1. Conceptual painers are mystics rather than rationalists. They leap to conclusions that logic cannot reach.
2. Rational judgements repeat rational judgements.
3. Irrational judgements lead to new experience.
4. Formal pain is essentially rational.
5. Irrational thoughts should be followed absolutely and logically.
6. If the painer changes his/her mind midway through the execution of the piece he/she compromises the result and repeats past results.
7. The painer's will is secondary to the process he/she initiates from idea to completion. His/Her wilfulness may only be ego.
8. When words such as sadism and masochism are used, they connote a whole tradition and imply a consequent acceptance of this tradition, thus placing limitations on the painer who would be reluctant to make pain that goes beyond the limitations.
9. The concept and idea are different. The former implies a general direction while the latter is the component. Ideas implement the concept.
10. Ideas can be pain; they are in a chain of development that may eventually find some form. All ideas need not be made physical.
11. Ideas do not necessarily proceed in logical order. They may set one off in unexpected directions, but an idea must necessarily be completed in the mind before the next one is formed.
12. For each pain that becomes physical there are many variations that do not.
13. A pain may be understood as a conductor from the painer's mind to the receiver/sender's. But it may never reach the receiver/sender, or it may never leave the painer's mind.
14. The words of one painer to another may induce an idea chain, if they share the same concept.
15. Since no form is intrinsically superior to another, the painer may use any form, from an expression of words (written or spoken) to physical reality, equally.
16. If words are used, and they proceed from ideas about pain, then they are pain and (not) literature; numbers are (not) mathematics.
17. All ideas are pain if they are concerned with pain and fall within the conventions of pain.
18. One usually understands the pain of the past by applying the convention of the present, thus misunderstanding the pain of the past.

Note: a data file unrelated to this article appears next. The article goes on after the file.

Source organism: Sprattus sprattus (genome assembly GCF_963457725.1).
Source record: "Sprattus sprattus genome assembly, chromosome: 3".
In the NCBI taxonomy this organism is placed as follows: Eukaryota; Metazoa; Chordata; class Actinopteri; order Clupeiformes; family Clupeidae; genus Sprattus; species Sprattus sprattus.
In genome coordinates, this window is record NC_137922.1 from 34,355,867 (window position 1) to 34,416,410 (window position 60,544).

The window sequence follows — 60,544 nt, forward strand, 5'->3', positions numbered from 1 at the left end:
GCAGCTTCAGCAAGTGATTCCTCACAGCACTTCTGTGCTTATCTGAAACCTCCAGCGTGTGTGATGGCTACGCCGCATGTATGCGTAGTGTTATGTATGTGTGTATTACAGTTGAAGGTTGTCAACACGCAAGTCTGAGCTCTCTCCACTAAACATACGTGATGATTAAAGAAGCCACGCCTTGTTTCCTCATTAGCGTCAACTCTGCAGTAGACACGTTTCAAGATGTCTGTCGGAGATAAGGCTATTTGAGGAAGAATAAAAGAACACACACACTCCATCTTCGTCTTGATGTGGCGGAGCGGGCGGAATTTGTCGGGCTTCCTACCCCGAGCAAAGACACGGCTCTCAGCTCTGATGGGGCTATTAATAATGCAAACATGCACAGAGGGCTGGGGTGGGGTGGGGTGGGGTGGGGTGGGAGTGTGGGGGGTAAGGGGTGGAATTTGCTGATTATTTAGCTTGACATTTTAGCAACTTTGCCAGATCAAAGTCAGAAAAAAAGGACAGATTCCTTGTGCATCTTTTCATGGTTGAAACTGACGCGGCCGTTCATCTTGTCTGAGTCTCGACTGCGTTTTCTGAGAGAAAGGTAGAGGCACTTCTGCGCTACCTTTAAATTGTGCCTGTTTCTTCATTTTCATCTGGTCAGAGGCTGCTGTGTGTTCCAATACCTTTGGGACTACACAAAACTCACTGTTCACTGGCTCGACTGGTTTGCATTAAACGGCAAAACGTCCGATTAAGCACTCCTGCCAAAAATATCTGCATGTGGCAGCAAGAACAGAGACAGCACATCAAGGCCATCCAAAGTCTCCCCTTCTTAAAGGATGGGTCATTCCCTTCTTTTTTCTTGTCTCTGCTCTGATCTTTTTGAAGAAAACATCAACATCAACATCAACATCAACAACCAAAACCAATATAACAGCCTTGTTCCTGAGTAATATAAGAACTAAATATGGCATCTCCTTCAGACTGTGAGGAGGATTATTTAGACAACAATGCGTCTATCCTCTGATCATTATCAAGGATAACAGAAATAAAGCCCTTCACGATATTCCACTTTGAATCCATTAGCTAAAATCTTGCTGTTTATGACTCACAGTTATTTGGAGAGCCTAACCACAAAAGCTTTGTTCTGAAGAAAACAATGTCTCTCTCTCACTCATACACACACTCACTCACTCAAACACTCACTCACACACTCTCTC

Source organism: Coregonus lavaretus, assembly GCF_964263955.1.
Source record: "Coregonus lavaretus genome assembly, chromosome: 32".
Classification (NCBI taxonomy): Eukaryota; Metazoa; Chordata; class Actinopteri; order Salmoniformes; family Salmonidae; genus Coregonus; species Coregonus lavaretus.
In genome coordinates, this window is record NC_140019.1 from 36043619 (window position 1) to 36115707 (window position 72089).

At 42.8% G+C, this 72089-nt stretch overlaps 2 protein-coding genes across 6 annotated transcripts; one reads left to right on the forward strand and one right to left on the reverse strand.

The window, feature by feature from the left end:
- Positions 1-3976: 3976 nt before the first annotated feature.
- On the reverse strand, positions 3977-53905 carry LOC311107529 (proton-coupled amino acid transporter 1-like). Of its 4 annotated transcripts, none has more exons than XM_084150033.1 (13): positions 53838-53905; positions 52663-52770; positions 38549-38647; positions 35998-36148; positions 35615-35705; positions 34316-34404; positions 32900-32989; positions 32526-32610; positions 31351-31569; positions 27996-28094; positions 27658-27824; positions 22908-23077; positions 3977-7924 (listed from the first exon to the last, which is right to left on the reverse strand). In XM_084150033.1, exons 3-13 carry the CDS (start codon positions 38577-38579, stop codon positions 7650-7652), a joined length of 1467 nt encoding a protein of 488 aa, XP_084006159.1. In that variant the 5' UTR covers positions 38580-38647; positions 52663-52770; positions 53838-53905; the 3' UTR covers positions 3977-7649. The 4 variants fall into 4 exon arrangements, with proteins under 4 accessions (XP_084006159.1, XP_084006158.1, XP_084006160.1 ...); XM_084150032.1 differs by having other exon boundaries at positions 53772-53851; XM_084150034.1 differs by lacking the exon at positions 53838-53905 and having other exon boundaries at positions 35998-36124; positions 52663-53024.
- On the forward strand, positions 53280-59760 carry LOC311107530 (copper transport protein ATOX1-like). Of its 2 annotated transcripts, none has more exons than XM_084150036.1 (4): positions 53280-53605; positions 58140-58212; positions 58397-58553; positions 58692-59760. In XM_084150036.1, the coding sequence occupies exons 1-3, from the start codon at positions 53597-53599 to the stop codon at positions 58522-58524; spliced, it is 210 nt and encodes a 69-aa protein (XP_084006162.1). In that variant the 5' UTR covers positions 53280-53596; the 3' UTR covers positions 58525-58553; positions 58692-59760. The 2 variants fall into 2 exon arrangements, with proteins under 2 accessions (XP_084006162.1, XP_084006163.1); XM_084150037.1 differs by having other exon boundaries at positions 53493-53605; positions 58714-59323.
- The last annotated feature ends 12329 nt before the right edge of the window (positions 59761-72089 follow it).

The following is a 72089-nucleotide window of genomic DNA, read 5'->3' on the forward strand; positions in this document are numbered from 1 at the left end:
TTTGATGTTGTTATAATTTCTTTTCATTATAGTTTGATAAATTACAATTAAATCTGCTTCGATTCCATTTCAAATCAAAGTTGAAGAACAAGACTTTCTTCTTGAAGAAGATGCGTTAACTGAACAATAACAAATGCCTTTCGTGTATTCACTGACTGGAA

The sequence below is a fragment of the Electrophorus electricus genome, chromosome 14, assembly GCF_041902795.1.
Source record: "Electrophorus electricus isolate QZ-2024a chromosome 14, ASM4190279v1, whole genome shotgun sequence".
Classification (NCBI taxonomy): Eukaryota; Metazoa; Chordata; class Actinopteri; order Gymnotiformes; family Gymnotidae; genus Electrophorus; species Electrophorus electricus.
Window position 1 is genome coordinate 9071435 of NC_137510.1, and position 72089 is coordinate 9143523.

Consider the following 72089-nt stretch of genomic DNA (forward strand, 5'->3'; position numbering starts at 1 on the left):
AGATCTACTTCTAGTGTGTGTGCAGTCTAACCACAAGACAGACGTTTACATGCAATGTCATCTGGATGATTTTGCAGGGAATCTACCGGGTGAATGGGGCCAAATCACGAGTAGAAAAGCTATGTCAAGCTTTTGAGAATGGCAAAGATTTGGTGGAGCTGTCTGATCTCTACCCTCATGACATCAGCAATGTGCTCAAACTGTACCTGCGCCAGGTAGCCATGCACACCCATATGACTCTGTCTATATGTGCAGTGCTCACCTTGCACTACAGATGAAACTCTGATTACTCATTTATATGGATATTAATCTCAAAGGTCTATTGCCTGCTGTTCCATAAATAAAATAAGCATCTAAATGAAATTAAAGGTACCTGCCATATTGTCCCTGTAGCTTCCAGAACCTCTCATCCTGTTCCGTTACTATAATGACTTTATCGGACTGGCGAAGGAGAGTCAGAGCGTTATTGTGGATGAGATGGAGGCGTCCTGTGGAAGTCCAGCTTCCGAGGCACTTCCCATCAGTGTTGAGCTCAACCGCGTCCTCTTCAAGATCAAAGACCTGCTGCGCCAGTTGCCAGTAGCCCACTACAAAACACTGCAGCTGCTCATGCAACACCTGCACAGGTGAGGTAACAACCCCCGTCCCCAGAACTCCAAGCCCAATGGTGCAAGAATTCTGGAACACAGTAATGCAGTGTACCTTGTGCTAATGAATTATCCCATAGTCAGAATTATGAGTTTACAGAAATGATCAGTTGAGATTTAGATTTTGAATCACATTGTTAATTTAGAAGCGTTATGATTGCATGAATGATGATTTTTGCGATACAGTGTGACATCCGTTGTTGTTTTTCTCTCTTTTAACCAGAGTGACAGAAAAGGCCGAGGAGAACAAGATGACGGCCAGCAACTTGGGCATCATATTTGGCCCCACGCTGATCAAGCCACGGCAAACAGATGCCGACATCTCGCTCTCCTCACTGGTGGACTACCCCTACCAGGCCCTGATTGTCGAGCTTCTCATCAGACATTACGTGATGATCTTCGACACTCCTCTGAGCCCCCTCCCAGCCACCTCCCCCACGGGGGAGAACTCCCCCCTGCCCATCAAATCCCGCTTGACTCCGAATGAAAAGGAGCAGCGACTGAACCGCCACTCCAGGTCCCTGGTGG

19. The conventions of pain are altered by pain.
20. Successful pain changes our understanding of the conventions by altering our perceptions.
21. Perception of ideas leads to new ideas.
22. The painer cannot imagine his/her pain, and cannot perceive it until it is complete.
23. The painer may misperceive (understand it differently from the painer) a work of pain but still be set off in his/her own chain of thought by that misconstrual.
24. Perception is subjective.
25. The painer may not necessarily understand his/her own pain. His/Her perception is neither better nor worse than that of others.
26. A painer may perceive the pain of others better than his/her own.
27. The concept of a work of pain may involve the matter of the piece or the process in which it is made.
28. Once the idea of the piece is established in the painer's mind and the final form is decided, the process is carried out blindly. There are many side effects that the painer cannot imagine. These may be used as ideas for new works.
29. The process is mechanical and should not be tampered with. It should run its course.
30. There are many elements involved in a pain. The most important are the most obvious.
31. If a painer uses the same form in a group of works, and changes the material, one would assume the painer's concept involved the material.
32. Banal ideas cannot be rescued by beautiful execution.
33. It is difficult to bungle a good idea.
34. When a painer learns his/her craft too well he/she makes slick pain.
35. These sentences comment on pain, but are (not) pain.
Oswald de Andrade, Cannibal Manifesto (also known as Brazilwood Manifesto), 1928
Sol Lewitt, Sentences on Conceptual Art, 0-9, pp. 3-5, New York 1969, and Art-Language (England), May 1969
Kenneth Goldsmith, Paragraphs on Conceptual Pain, Open Letter, Twefth Series, Number 7, pp. 98-101, Ontario 2005